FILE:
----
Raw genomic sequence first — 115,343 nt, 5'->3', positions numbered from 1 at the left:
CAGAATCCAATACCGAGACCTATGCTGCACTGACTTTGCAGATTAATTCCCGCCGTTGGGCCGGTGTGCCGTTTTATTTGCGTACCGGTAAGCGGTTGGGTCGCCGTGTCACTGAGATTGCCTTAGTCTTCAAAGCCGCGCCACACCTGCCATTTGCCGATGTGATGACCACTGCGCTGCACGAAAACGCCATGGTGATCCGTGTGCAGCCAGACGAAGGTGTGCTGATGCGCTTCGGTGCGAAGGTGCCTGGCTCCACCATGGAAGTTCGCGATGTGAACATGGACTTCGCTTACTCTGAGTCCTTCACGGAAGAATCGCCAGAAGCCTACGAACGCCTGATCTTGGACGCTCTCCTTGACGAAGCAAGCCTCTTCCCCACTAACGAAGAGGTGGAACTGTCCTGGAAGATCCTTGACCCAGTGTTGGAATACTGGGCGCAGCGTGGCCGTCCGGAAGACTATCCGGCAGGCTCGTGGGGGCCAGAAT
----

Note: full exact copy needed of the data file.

Raw genomic sequence first — 115,343 nt, 5'->3', positions numbered from 1 at the left:
CAGAATCCAATACCGAGACCTATGCTGCACTGACTTTGCAGATTAATTCCCGCCGTTGGGCCGGTGTGCCGTTTTATTTGCGTACCGGTAAGCGGTTGGGTCGCCGTGTCACTGAGATTGCCTTAGTCTTCAAAGCCGCGCCACACCTGCCATTTGCCGATGTGATGACCACTGCGCTGCACGAAAACGCCATGGTGATCCGTGTGCAGCCAGACGAAGGTGTGCTGATGCGCTTCGGTGCGAAGGTGCCTGGCTCCACCATGGAAGTTCGCGATGTGAACATGGACTTCGCTTACTCTGAGTCCTTCACGGAAGAATCGCCAGAAGCCTACGAACGCCTGATCTTGGACGCTCTCCTTGACGAAGCAAGCCTCTTCCCCACTAACGAAGAGGTGGAACTGTCCTGGAAGATCCTTGACCCAGTGTTGGAATACTGGGCGCAGCGTGGCCGTCCGGAAGACTATCCGGCAGGCTCGTGGGGGCCAGAAT